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5 climbers+2 ropes+2routes=ok?


Original Post
Chris Fedorczak · · Portland, OR · Joined Dec 2016 · Points: 0

4 newish climber friends and I went to Smith Rock this weekend. We knew it was going to be busy because of the Cragging Classic, so we got to the park early and found 2 adjacent routes under 5.10 to climb on – first in the Dihedrals and then at Waterfall Slab. Both times we showed up there was no one there.

At Waterfall, I put up a TR on Amelia Dearheart, come down, and someone else in my group starts to tie up on it. Since I'm the only confident leader, I flake out my other rope under 9999, tie up, and get ready to put up another TR when I start to see another group walking up the path. 

Me: "Hi, um.. what are you guys thinking of putting up?"

Them: "That one" (pointing to 9999)

Me (confused): "I'm just about to put that one up."

Them: "You guys are climbing on both of these?"

Me: "Yes, but I think there's another one around the corner."

At this point, the conversation just sorta ended, but it left me wondering: Am I being a jerk in this scenario by putting up two ropes on two routes for 5 climbers? Should I have offered to let them rotate in? What's the proper etiquette here?

(seriously curious)

John Wilder · · Las Vegas, NV · Joined Feb 2004 · Points: 1,535

I don't see any reason why you can't have two active top ropes up on adjacent routes. 

FrankPS · · Atascadero, CA · Joined Nov 2009 · Points: 275

As long as both ropes were being actively used (not just hanging, unattended), you were fine.

Alan Emery · · Lebanon, NH · Joined Aug 2011 · Points: 251

You say you are the only comfident leader, but failed to say if you are the only competent belayer.  Were there others who could belay climbers so both lines were active?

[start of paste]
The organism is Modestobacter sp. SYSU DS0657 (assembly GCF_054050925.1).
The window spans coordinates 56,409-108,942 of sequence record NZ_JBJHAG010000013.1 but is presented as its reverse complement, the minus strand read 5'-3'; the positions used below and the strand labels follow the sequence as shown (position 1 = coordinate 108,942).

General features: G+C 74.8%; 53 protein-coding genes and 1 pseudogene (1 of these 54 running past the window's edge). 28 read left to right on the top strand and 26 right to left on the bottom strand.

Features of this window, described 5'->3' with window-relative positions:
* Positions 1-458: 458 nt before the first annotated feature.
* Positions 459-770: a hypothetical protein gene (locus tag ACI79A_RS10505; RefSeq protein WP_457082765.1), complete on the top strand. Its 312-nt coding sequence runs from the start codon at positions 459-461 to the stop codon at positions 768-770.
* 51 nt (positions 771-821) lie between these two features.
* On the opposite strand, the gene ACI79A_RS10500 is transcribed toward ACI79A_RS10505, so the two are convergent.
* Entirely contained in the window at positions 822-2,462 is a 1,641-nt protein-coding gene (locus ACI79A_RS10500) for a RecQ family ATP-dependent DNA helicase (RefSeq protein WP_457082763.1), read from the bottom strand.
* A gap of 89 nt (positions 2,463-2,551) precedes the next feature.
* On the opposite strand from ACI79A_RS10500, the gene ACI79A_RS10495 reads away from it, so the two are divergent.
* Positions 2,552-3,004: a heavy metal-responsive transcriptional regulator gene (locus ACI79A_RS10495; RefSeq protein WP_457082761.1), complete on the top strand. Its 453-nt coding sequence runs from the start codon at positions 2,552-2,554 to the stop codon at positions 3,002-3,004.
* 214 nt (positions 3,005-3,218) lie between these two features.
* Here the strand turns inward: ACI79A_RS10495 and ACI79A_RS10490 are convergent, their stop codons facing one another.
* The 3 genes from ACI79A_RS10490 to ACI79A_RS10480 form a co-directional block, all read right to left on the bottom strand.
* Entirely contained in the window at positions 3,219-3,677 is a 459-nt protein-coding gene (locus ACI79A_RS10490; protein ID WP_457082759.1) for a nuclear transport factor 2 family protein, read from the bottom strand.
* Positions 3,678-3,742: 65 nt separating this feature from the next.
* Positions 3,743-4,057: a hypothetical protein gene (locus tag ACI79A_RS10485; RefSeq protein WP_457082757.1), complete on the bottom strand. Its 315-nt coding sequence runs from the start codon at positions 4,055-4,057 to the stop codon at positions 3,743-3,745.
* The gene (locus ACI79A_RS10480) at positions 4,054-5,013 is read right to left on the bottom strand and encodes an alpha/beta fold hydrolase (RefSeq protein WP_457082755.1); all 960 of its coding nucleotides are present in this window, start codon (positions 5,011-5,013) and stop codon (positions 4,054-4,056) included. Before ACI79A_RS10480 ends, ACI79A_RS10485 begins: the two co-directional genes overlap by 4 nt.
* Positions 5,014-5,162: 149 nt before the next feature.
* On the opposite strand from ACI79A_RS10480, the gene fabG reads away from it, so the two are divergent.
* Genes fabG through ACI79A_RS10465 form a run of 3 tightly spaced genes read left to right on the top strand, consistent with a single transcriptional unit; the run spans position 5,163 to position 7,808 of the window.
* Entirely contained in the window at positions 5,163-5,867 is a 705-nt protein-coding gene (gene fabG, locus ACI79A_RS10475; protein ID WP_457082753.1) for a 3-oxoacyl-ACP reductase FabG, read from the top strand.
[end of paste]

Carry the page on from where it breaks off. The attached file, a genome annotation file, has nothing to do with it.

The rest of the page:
Joshua Shockley · · Portage, Indiana · Joined Apr 2016 · Points: 0

Chris,

In this case I would have offered to share the climbs. Earlier in the year my partner and I were climbing Crumble Pie just to the right of this route and watched a scenario play out that we thought to be a little selfish. Group A of four climbers was being led by a pair of climbers. They had just put up Amelia and were getting ready to put up 9999 as another group had started making there way up the trail. The approaching group of three had asked how long they would have both routes and group A said it would be an hour or two and sent them away.  By the time my partner and I had finished our route both ropes were hanging while some in group A were snacking and the others chatting. It just didn't seem right. This spot in particular is a go to spot for people to take climbers that are new.  A top rope is likely what most in the group are looking for. Had group A offered to share the spot three others would have gotten to enjoy it and I don't think anybody would have missed out on any real climbing time.  

Cheers,

Josh

Andrew Krajnik · · Plainfield, IL · Joined Jul 2016 · Points: 334

If both ropes are being actively used, you're fine. As others have said, offer to share the routes if you're not on them at the moment. I often have numerous people in my party, and we try to have one rope per 2-3 climbers. To date, our biggest outing was 13 climbers on 6 ropes; we have a lot of friends who climb, and a few of us have kids who climb as hard as the adults. (That was Resurrection, Chapter 2 from the Travelling Stopper thread, if anyone is interested in the trip report.)

As far as I'm concerned, this isn't much different than multiple parties of 2-3 people showing up at the same crag, and sharing ropes. We make sure not to let the ropes hang idle, and when we're done with a route, we pull it. If another small party happens by, we offer to let them lead through. When I see another climber eyeing up the wall, I'll ask what route they're looking for. I'll help them find it, and if it's a route we're on, I offer to let them rotate in or lead through. We've done this on multiple occasions, and have had some excellent interactions with some really cool people in the process. On another recent trip (another Travelling Stopper outing), we ended up befriending another party, and climbed with them for 2 days. We doubled the number of routes available to both parties.